I realized the other day that I have a bad habit of throwing around terms and phrases without fully explaining them. For many of you, you know enough about the industry to keep up with the terminology, but my goal is for everyone to get something out of these posts, regardless of how well read they are.
There have been several posts where I mention indie authors, self-publishing, and industry trends. Today I’ll discuss what this all is, and why it is important for writers seeking to publish a novel to know this.
What is the Indie Author Movement?
In order to answer this question, you need to know what an indie author is. “Indie” is the shortened version of “independent,” so an indie author is a writer that independently publishes his or her book. This means that rather than acquiring an agent and then acquiring a book deal through a traditional publishing house, indie authors front the costs themselves and publish their books on their own.
Make no mistake, this group of individuals cannot be considered bad writers like they might’ve been fifteen years ago. This group has expanded to include famous individuals such as Anne Rice, John Grisham, and Deepak Chopra. In addition, indie authors such as Amanda Hocking and E. L. James began as indie authors and went on to become national bestsellers.
The indie author movement is a term used to discuss the shift that’s been occurring and continues to occur in the industry. An ever-increasing community of writers are taking their stories to businesses like Amazon (and Createspace), Smashwords, Apple, Barnes & Noble, and Lulu, where they can directly publish their books without going through the traditional gatekeepers.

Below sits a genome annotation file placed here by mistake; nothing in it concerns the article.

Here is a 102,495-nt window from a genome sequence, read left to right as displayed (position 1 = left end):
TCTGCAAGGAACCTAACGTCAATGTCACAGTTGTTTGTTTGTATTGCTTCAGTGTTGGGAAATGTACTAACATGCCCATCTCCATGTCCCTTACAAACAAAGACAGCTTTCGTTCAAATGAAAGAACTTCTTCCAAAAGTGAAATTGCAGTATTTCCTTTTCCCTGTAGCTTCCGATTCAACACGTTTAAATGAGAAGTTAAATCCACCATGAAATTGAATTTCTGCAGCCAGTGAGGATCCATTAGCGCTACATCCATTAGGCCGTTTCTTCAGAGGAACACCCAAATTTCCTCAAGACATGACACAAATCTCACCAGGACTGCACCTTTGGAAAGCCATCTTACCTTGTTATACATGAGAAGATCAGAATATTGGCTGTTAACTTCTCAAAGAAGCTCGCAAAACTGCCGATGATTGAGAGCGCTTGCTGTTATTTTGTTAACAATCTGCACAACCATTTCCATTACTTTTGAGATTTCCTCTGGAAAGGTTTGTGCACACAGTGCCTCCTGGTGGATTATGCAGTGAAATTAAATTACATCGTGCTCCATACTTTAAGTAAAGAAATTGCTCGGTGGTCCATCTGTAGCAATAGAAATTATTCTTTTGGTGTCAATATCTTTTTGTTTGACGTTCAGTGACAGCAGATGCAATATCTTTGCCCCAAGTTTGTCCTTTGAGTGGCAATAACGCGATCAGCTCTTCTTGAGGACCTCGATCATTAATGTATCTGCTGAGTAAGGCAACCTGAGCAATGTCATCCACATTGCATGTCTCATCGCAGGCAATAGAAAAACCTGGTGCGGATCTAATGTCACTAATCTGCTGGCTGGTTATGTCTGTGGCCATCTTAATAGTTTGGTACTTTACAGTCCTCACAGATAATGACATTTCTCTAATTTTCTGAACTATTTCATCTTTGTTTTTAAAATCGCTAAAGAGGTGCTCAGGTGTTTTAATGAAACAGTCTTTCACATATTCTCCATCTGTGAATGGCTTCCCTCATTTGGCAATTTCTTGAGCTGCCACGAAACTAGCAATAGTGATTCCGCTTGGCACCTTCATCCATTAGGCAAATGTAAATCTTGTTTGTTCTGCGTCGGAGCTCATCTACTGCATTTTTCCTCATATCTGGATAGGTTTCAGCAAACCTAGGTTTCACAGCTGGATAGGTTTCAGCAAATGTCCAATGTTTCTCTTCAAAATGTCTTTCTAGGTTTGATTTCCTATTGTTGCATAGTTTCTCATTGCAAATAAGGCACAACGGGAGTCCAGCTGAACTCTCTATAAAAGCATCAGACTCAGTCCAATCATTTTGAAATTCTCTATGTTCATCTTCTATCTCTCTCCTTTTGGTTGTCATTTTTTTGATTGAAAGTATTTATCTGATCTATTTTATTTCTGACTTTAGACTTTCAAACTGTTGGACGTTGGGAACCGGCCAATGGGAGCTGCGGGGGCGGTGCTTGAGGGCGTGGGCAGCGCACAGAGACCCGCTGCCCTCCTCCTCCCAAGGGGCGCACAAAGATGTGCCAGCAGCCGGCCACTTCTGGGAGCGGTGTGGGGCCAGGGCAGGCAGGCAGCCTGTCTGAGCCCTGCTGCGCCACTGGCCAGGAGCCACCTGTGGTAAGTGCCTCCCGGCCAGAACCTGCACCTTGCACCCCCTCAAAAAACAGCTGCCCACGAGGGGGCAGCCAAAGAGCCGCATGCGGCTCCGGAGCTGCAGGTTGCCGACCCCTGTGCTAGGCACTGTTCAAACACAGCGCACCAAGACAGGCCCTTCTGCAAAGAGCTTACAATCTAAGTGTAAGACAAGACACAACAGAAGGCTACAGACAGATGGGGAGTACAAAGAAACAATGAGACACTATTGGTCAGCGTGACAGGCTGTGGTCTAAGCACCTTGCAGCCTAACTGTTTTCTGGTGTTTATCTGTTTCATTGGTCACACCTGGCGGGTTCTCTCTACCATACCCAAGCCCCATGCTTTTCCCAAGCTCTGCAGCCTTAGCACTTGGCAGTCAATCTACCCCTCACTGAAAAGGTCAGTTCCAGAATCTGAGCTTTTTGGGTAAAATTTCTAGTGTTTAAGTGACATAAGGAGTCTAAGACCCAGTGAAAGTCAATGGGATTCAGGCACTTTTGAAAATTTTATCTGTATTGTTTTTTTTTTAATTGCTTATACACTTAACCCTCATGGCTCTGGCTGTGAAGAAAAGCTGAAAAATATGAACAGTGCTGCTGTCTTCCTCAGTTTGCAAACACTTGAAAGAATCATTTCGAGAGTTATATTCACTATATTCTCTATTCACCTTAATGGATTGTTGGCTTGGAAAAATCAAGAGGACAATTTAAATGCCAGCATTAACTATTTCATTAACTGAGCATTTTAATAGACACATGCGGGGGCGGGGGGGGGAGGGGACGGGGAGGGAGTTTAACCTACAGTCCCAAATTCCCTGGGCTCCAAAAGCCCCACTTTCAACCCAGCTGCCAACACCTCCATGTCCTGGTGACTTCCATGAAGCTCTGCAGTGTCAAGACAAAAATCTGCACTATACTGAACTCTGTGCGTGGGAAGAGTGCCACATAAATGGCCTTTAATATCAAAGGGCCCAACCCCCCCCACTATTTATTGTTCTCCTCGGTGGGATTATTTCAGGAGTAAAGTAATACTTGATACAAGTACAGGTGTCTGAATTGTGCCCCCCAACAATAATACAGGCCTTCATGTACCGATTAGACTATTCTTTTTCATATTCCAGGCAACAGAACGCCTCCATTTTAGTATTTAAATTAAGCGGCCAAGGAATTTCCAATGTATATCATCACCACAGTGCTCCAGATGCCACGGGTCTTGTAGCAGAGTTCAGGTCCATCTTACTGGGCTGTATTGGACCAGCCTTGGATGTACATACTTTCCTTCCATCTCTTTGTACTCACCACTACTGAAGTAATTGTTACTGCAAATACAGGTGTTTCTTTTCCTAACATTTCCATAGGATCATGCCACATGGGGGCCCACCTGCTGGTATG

What Does it Mean for the Industry?
It means more authors. It means shifting the focus from quality to quantity. It means worse grammar, punctuation, and orthography, but more original stories. It means the rise of online booksellers and the decline of brick and mortar bookstores. It means more e-books and fewer print books. It means that the world of traditional publishers will have to change or go extinct, and it means that new businesses that specialize in the indie author will appear.
It means that the reader is the ultimate judge of quality, not the industry experts. It means that authors can capture 70% of their profits, which in turn means that they can (and are encouraged to) sell books at cheaper costs. It also means that writers must aggressively market their book(s) if they wish to make a living off of it. The Internet may be the great equalizer, but it is also difficult to become visible.
You can be for this change or against it, but it’s happening.
What Does it Mean for You?
If you are seeking to publish a novel, then you have some big decisions ahead of you. You’ll need to decide whether you want to traditionally publish or go the self-publishing route. It means that you have options. Don’t put all of your eggs in one basket. Check out both routes. This also means that, regardless of the route you chose, you should try to stay as up-to-date with the market trends as possible. The industry is changing fast, and it might result in important advantages and repercussions. Know what they are, so you can enjoy the advantages and avoid the repercussions.
What Should You Do about It?
Embrace it. The indie author movement is not going away. I don’t mean that you must become an indie author, or that you have to like it, but don’t ignore it. I’ve noticed many writers and industry experts underplay the impact of this movement and the value it has added to the literary world. This is no longer an illegitimate means to authorship, and it is no longer too small to be powerful. On the contrary, it’s blazing the trail that the rest of us must follow.
Laura Carlson, Editor
American Editing Services